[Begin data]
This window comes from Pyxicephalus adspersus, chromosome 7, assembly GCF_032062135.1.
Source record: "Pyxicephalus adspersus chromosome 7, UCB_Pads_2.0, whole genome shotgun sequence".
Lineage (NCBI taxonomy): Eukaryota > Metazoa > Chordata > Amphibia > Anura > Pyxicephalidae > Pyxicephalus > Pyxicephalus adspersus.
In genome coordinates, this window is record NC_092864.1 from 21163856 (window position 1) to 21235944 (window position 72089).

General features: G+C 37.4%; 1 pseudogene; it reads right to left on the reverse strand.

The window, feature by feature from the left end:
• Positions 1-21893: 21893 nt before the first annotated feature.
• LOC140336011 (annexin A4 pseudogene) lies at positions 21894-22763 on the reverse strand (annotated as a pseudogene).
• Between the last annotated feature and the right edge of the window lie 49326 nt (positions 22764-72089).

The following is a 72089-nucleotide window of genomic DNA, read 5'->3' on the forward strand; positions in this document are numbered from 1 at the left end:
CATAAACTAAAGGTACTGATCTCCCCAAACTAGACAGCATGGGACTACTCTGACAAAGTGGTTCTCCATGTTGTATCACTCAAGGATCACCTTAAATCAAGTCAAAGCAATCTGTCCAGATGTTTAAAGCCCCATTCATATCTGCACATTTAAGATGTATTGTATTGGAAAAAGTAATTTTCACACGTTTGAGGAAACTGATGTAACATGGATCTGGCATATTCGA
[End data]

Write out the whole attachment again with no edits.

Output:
This window comes from Pyxicephalus adspersus, chromosome 7, assembly GCF_032062135.1.
Source record: "Pyxicephalus adspersus chromosome 7, UCB_Pads_2.0, whole genome shotgun sequence".
Lineage (NCBI taxonomy): Eukaryota > Metazoa > Chordata > Amphibia > Anura > Pyxicephalidae > Pyxicephalus > Pyxicephalus adspersus.
In genome coordinates, this window is record NC_092864.1 from 21163856 (window position 1) to 21235944 (window position 72089).

General features: G+C 37.4%; 1 pseudogene; it reads right to left on the reverse strand.

The window, feature by feature from the left end:
• Positions 1-21893: 21893 nt before the first annotated feature.
• LOC140336011 (annexin A4 pseudogene) lies at positions 21894-22763 on the reverse strand (annotated as a pseudogene).
• Between the last annotated feature and the right edge of the window lie 49326 nt (positions 22764-72089).

The following is a 72089-nucleotide window of genomic DNA, read 5'->3' on the forward strand; positions in this document are numbered from 1 at the left end:
CATAAACTAAAGGTACTGATCTCCCCAAACTAGACAGCATGGGACTACTCTGACAAAGTGGTTCTCCATGTTGTATCACTCAAGGATCACCTTAAATCAAGTCAAAGCAATCTGTCCAGATGTTTAAAGCCCCATTCATATCTGCACATTTAAGATGTATTGTATTGGAAAAAGTAATTTTCACACGTTTGAGGAAACTGATGTAACATGGATCTGGCATATTCGA